First production SD45 Great Northern 400 in service at the Minnesota Transportation Museum. Photo by Keon McGarvey.
By Keon McGarvey - Own work, CC BY-SA 4.0, https://commons.wikimedia.org/w/index.php?curid=55733244
NP 3617, a preserved SD45 in Minnesota. Photo by Keon McGarvey.
By Keon McGarvey - Own work, CC BY-SA 4.0, https://commons.wikimedia.org/w/index.php?curid=44354213
EMD SD45 Diesel-Electric Locomotive
The SD45 is a six-axle diesel-electric locomotive built by General Motors Electro-Motive Division between 1965–1971. It had an EMD 645E3 twenty-cylinderengine generating 3,600 hp (2,680 kW) on the same frame as the EMD SD38, EMD SD39, EMD SD40, and EMD SDP40. As of 2017, most SD45s have been retired and scrapped.
1,260 were built for American railroads before the SD45-2 replaced it. Other models, like the SD45T-2 'Tunnel Motor', were released in 1972.
SD45s had several teething problems. Reliability was not as high as anticipated; the twenty-cylinder prime mover could break its own crankshaft. Though it produced 600 horsepower (450 kW) more than the 16-645E3 in the SD40, some railroads felt it wasn't worth it, even after EMD redesigned the block to reduce crankshaft flexing, thereby producing the 645F crankcase and crankshaft. But, the redesigned block and crankshaft formed the basis of the exceptionally reliable 710G engine, which is the cornerstone of EMD's current offerings.
Buyers included the Burlington Northern, Southern Pacific, Santa Fe, Pennsylvania Railroad, the Great Northern Railway, Union Pacific and the Northern Pacific Railway. Contrary to popular belief, the SD45 was not a "gas guzzler." It produced more power per unit of fuel than its 3,000 hp (2,240 kW) counterpart, the SD40. It did consume more fuel at idle than the 16 cylinder prime mover in the SD40, and at the time US railroads typically left a locomotive idling when not in use. Many SD45s still exist, some rebuilt with sixteen-cylinder 645s for lease companies. SD45s and SD45-2s owned by Montana Rail Link retain their 20-cylinder prime movers. Wisconsin Central used to roster a large fleet of SD45s, but its sale to CN has resulted in the retirement of the entire fleet, with mass scrappings. Montana Rail Link is also starting to sell some for scrap.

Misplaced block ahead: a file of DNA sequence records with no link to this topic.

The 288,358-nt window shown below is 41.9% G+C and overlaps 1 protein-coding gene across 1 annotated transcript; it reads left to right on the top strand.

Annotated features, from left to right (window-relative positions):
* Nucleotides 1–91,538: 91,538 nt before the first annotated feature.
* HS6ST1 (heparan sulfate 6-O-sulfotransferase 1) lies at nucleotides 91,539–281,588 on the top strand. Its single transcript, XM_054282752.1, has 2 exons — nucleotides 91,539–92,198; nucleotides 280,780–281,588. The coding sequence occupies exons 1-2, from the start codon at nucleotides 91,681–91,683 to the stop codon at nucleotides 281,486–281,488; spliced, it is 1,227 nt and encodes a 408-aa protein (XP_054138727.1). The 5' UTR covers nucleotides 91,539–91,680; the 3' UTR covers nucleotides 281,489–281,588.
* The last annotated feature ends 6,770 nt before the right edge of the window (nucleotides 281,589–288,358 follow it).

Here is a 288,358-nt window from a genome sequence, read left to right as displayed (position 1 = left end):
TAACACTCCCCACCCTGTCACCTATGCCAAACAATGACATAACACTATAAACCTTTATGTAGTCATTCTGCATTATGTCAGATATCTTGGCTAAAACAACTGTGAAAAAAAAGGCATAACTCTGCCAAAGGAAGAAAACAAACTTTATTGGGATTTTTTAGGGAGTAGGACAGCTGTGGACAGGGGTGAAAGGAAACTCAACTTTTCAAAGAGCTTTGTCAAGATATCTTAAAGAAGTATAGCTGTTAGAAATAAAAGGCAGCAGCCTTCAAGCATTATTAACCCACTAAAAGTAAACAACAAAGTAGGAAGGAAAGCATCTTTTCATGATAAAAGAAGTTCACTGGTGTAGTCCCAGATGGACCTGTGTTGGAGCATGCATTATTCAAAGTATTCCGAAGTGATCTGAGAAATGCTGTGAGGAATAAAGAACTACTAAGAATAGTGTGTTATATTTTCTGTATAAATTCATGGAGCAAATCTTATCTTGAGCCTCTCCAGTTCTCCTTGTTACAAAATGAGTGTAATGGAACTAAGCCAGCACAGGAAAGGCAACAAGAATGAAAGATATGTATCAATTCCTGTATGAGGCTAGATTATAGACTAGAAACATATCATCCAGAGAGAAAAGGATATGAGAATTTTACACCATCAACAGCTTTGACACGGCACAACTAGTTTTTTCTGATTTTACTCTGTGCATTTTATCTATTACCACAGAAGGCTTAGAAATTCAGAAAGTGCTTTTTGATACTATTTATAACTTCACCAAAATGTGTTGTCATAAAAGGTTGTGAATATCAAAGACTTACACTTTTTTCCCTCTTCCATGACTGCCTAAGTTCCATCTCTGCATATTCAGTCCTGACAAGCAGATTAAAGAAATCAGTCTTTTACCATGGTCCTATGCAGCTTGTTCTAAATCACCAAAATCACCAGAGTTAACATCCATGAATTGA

Great Northern 400, named "Hustle Muscle", was the first production SD45 and preserved by the Great Northern Railway Historical Society, based out of Saint Paul, Minnesota. It was in active service on the Minnesota Transportation Museum's Osceola and St. Croix Valley Railway until its prime mover crankshaft catastrophically failed during routine engine testing.
Erie Lackawanna No. 3607. St. Louis Museum of Transportation. Restored to EL colors, this unit is a static display.
Norfolk and Western No. 1776. This high-hood unit is a static display at the Virginia Museum of Transportation.
Northern Pacific 3617. This locomotive is preserved at the Lake Superior Railroad Museum. It is being restored to active service.
NP 3617, a preserved SD45 in Minnesota.
Seaboard Coast Line No. 2024. This locomotive is preserved at the Southern Appalachia Railway Museum.
Southern Pacific No. 8800/7457. This locomotive is a static display at the Utah State Railroad Museum.
Wisconsin Central No. 7525. This locomotive is at the Illinois Railway Museum and is operable. It is one of two WC SD45 units to be painted in an Operation Lifesaver scheme.
EMD SD45 Overview
Type and origin
Power type: Diesel
Builder: General Motors Electro-Motive Division (EMD)
Build date: Dec. 1965 – Dec. 1971
Total produced: 1,260
• AAR C-C
Gauge: 4 ft 8 1⁄2 in (1,435 mm) standard gauge
Length: 65 feet 8 inches (20.02 m) until early 1968. 65 feet 9 1⁄2 inches (20.053 m) starting early 1968.
Locomotive weight: 368,000 pounds (167,000 kg)
Prime mover: EMD 645E3
Engine type: V20 diesel
Maximum speed: 71 miles per hour (114 km/h)
Power output: 3,600 hp (2,680 kW)
Tractive effort Starting: 92,000 lbf (410 kN)
Tractive effort Continuous: 82,100 lbf (365 kN) @ 11 mph (18 km/h)
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Text: wikipedia.org. Images: Public Domain; http://www.commons.wikimedia.org (unless otherwise specified) and 17 U.S. Code § 107 fair use. References: Lewis, Robert G. The Handbook of American Railroads. New York: Simmons-Boardman Publishing Corporation, 1951, 2nd Edition 1956. Site Map Contact webmaster HERE.